Chicago — Hulu’s recently announced partnerships with a handful of MVPDs isn’t just about getting the OTT service on the set-top box, but also centers on deeper business relationships that aim to increase Hulu’s subscriber base while also giving cable operators a new source of recurring revenue.
Hulu reached out to the pay TV universe about potential partnerships about a year ago as Hulu sought new ways to expand its core subscription service, Tom Connolly, Hulu’s head of distribution and partnerships, said here on a panel focused on online video strategies.
Key to that was to show the MVPDs that Hulu and its deep catalog of TV shows offered a valuable, friendly complement to traditional pay TV services. That message has apparently been resonating. Following an initial agreement with Cablevision Systems, Hulu announced similar distribution pacts this week with five other MVPDs — Armstrong, Atlantic Broadband, Mediacom Communications, Midcontinent Communications and WideOpenWest (WOW!)
Connolly said the focus of those agreements is to bring Hulu to the set-top box and offer a “holistic” environment that ties Hulu’s content together with cable operator’s on a unified interface.
While that could help cable operators keep eyeballs on their platform, Hulu’s MSO partners will also get a share of Hulu’s subscription revenue, Connolly said.
While Hulu looks to amplify MVPD offerings, Sling TV is taking a different approach with OTT, delivering skinnier bundles tailored for cord-cutters and cord-nevers, starting with a core package that sells for $20 per month, alongside optional add-on packages.
The decision to develop the service was made more than five years ago as it became apparent that the traditional TV market would reach a saturation point and decline, due partly to costs. “We needed a different model” to reach a different demographic, Roger Lynch, Sling TV’s CEO said.
“The $20 price point was really critical to us,” Lynch added, noting that hitting it was “the most challenging thing for us to do.”
Lynch said it would’ve been easier to replicate the big bundle and deliver it over the Internet, “but we would’ve completely missed the market we were going after.”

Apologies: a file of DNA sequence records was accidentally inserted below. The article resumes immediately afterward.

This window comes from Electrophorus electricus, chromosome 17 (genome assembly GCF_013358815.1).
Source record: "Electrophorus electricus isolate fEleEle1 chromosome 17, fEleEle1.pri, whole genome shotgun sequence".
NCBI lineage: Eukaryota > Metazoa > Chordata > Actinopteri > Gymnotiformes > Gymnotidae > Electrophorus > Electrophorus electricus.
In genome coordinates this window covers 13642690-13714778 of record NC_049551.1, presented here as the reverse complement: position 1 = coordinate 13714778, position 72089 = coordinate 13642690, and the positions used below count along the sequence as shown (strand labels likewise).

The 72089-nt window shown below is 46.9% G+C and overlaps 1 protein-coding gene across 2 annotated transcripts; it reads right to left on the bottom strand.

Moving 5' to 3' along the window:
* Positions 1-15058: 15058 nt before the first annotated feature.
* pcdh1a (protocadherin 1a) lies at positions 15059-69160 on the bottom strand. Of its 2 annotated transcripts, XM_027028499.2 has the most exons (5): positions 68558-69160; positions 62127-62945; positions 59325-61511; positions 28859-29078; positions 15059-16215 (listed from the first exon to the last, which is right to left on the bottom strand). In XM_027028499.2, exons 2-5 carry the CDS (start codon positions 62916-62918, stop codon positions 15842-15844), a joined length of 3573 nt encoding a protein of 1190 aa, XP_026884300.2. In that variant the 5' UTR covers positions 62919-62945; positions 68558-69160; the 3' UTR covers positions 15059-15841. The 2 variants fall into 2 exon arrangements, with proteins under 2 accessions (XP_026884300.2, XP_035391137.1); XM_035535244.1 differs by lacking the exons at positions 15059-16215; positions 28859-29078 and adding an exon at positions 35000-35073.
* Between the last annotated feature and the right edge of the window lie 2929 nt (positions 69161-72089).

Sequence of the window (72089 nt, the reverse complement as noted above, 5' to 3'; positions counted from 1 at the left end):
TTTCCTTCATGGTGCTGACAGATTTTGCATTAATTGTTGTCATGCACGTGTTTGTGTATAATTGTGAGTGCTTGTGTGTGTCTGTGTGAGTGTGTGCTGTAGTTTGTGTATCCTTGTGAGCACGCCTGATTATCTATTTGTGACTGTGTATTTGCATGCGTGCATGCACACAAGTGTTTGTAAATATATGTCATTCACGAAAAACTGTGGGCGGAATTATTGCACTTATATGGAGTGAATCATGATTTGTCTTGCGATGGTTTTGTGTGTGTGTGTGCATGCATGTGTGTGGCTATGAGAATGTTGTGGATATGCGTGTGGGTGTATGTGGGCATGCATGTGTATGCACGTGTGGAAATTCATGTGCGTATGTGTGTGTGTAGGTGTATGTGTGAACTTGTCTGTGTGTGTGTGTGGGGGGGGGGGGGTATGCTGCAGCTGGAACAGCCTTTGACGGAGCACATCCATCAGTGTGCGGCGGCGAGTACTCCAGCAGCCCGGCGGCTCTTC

Lynch and Connolly also addressed churn, a huge challenge faced by all OTT video service providers. Both agreed that a big focus is to get customers to stay on the service for at least three months. After that period, churn rates tend to fall significantly.
Sling TV is trying to hit that number through device bundles that offer a free or discounted Roku and Amazon streaming devices when customers agree to commit to the service for three months.
But other subscribers can join or leave the service on a month-to-month basis. “We don’t necessarily view that activity as churn” in the traditional sense, Lynch said, noting that acquisition costs for OTT are far less than what a traditional MVPDs.
He also said he expects consumers to be drawn to the Sling TV during big sporting events. “The challenge there for us is to make it [the service] interesting to them year-round.”
As for new players looking to launch OTT services, they should be careful not to simply go about it by dipping their toe in the water and experiment with a “half-baked solution,” given the state of today’s competitive online video marketplace, Braxton Jarratt, CEO and co-founder of Clearleap, said. “That era was four-to-six years ago.”
Clearleap teamed up with HBO Nordic, which is battling with Netflix, to help the OTT service essentially rebuild its architecture. That service relaunched about more than a month ago, and the improvements to the quality of the underlying service have already resulted in improved churn and better daily sales, he said.